Let’s do more of that!

    So next time you are talking to someone, a friend, someone serving you at a store, where ever you are… act like you sincerely give a shit. And I bet once you start genuinely listening, you may actually start genuinely giving a shit, which will inspire them to give a shit, and then maybe the robots won’t take over after all.

    March 23, 2017 • emotions, Musings, Relationships, Talking and Not Talking • Views: 609

  • What is Funny vs. What is Appropriate

    I like to challenge social convention. It makes me feel more comfortable when I am making other people feel uncomfortable. Something is soothing about the discomfort.

    As a result, this means I have a very fluid relationship to “appropriate behavior.” I like it when people tease acceptability, especially when trying to get a laugh. Sometimes you have to take things too far just to wake people up. That’s how you find the comedy gold.

    I also strive for authentic honest connection to people. So when my 5-year old is going to say something like “Let’s pretend this My Little Pony is really mean, and called this My Little Pony a ditch,” I’m going to correct her. It’s bitch honey…. Not ditch.

    Of course I don’t want my daughter to swear, but she can’t go around thinking people are “ditches.” That’s just absurd. I don’t have to shelter The Munch from the existence of these words, but I do have to explain that children aren’t supposed to curse. Only fucking grownups are allowed to do that.

    When The Munch and her little friend were showing me their butts the other day, I had to take pause. Either I could say, “that is rude,” or I could say what I actually said: which was “that is called mooning.” If they are going to moon me, they should at least know what it is called – because mooning people is hilarious in the right context. Of course you don’t want to moon the wrong person… like your teacher or a pervert at the park. But what kind of world is this when you can’t moon your own mom and crack up with your friends about it!?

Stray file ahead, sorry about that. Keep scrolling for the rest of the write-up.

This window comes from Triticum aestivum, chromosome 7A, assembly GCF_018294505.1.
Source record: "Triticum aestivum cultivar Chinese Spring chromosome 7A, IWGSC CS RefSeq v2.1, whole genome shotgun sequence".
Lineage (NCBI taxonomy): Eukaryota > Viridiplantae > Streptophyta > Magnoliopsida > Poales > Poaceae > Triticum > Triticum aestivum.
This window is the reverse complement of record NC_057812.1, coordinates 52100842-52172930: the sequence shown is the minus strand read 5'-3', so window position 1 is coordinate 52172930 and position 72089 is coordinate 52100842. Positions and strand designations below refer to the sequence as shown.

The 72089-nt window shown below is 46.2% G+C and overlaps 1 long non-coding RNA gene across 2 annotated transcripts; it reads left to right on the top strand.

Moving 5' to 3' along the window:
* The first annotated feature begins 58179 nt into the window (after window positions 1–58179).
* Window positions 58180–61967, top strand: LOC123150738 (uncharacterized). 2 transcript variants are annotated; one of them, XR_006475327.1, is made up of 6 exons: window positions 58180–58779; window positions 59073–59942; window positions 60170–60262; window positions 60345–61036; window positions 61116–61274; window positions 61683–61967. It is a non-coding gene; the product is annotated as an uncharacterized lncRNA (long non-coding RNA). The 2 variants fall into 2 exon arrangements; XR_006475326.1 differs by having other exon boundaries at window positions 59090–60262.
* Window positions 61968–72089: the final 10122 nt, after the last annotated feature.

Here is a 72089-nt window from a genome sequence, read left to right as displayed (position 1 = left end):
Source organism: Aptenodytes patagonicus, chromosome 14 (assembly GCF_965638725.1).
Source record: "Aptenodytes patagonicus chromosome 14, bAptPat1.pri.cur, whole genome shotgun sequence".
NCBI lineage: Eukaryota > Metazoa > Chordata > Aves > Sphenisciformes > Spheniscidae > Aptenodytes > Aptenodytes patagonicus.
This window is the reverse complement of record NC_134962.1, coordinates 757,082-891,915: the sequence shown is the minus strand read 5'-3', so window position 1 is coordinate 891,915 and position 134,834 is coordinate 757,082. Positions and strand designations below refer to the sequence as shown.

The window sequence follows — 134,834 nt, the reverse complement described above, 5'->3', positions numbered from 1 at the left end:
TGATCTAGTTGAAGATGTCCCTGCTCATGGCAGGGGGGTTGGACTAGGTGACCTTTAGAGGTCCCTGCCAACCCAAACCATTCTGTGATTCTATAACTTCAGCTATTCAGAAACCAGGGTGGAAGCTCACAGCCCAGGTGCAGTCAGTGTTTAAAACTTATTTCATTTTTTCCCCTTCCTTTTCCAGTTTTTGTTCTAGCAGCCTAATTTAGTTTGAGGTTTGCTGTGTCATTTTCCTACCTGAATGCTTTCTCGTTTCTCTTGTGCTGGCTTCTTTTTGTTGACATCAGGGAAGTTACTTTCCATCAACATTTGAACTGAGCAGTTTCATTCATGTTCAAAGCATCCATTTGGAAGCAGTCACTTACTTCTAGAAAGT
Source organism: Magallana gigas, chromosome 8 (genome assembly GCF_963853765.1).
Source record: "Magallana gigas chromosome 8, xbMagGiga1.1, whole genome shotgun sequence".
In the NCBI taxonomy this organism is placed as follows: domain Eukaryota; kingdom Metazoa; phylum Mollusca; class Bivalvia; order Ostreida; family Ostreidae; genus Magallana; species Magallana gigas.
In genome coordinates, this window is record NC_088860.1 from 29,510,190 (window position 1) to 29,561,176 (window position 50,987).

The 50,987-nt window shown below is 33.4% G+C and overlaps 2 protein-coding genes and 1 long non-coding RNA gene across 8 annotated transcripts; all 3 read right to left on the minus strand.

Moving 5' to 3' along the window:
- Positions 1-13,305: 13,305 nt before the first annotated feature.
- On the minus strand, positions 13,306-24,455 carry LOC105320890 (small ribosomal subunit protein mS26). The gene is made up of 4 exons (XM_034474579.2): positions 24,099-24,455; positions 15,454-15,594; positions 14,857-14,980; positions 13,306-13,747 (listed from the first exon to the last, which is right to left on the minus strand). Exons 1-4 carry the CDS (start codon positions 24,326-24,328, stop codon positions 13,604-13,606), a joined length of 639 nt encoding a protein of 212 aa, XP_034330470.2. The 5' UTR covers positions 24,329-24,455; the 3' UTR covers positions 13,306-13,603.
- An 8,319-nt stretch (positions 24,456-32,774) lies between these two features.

So this takes me to The Munch’s new favorite music videos to watch. They are parodies of her favorite pop songs, and she thinks they are wittiest thing every to happen to the Internet. “Mom, in this one video she keeps putting her butt in this guy’s face and it is soooooooooooo funny.” Yeah maybe it is not proper to let my kid watch videos with swear words and shit, but the fact The Munch is developing her butt and poop humor is the first sign of a future comedy genius. At least here’s praying.

    September 7, 2015 • 5 years old, Behavior, Mommyhood, Parenting, Pee & Poop, Talking and Not Talking • Views: 2761

  • The Problem With Modern Media

    When I read a story in the mainstream media, I immediately question its validity. News sources are dependent on corporate backing to make a profit, so they’re unquestionably compromised. It doesn’t make business sense to expose the companies that write your paychecks. We know this, which is why the invention of the Internet was such an exciting prospect. Suddenly there was this prospect that we could get information that would circumvent the CEOs who probably feast on baby blood in the night. You know, to stay young and all.

    But the problem with the blogosphere is the main way to make money is by getting a sponsorship from some business… so what the dick? I get approached all the time to blog about some product as if I actually felt compelled to write about a vegetable slicer – which if you need one btw, the “Ultimate Slice Fest” is the one to buy!

    You could be reading something you think is authentic – like someone going on and on about how dope the iWatch is, and insisting it won’t ruin your life or ability to connect to anyone or anything – but they are in truth just a marketing ploy for Apple.

    When writers are not getting paid for their work, then they tend to jump on the bandwagons of viral stories so they can get for clicks, eyeballs, and looksies. Every story becomes like a feeding frenzy of vultures. For example, when the Rachel Dolezal story broke, everyone pounced on it, ripping this human apart, rather than approaching the subject with curiosity and respect.

    Stories become more about tearing people to shreds rather than reporting information. In order to get attention, writers claw over each other and into the eyes of their subjects just to be seen. The amount of “likes” and “shares” supersede the need for humanity. People embark into a culture of shame just to make a name for themselves. Tom Brady should kill himself because he doesn’t like to throw footballs that have air in them. Stuff like that. Just as quickly as we build people up, we will push them off the pedestal into a mound of dog poop.

    When the Internet first started blossoming, I had this assumption that with the democratization of media, there would be less corruption in business and politics. I assumed that conspiracy theories would no longer be seen as fringe media, but viable alternative perspectives of the obvious dishonesty of those in power.

    Maybe there was a moment when the lizard elite were like, “holy fuck, we can’t hide our creepy agenda anymore because now everyone knows about our secret societies and demonic ways.” There were huge movements built around taking down government lies. Endless websites exposing the Federal Reserve, 9/11, chem trails, the moon landing…. Yet now there are TOO many theories out there, and the deluge dilutes the potency of them.